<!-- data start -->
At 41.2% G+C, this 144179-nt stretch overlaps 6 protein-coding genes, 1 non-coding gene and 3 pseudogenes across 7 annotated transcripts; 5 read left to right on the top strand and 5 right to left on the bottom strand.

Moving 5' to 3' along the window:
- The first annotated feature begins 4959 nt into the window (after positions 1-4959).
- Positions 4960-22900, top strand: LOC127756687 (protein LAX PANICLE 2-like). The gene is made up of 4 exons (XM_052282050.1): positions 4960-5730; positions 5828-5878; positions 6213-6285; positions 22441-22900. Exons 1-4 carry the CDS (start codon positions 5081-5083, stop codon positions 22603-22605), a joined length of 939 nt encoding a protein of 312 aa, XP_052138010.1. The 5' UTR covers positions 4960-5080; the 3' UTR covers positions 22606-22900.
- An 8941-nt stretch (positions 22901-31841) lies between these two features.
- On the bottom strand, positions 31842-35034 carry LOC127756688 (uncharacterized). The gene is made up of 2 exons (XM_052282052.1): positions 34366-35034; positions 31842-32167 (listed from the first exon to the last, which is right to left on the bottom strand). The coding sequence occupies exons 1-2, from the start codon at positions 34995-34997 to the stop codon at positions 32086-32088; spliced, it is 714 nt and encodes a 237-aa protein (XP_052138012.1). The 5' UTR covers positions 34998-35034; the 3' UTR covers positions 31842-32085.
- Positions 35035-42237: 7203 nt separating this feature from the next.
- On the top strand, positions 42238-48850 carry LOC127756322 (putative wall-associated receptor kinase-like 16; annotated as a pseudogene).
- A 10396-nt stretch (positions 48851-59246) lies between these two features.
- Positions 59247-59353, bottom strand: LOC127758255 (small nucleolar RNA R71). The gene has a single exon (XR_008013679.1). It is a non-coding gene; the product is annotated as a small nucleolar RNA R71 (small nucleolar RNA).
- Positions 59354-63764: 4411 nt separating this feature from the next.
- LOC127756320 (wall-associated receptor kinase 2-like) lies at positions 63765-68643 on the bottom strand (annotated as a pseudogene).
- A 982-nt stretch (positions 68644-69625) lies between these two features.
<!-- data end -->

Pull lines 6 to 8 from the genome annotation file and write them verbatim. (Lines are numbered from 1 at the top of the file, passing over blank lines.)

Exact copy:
- On the bottom strand, positions 31842-35034 carry LOC127756688 (uncharacterized). The gene is made up of 2 exons (XM_052282052.1): positions 34366-35034; positions 31842-32167 (listed from the first exon to the last, which is right to left on the bottom strand). The coding sequence occupies exons 1-2, from the start codon at positions 34995-34997 to the stop codon at positions 32086-32088; spliced, it is 714 nt and encodes a 237-aa protein (XP_052138012.1). The 5' UTR covers positions 34998-35034; the 3' UTR covers positions 31842-32085.
- Positions 35035-42237: 7203 nt separating this feature from the next.
- On the top strand, positions 42238-48850 carry LOC127756322 (putative wall-associated receptor kinase-like 16; annotated as a pseudogene).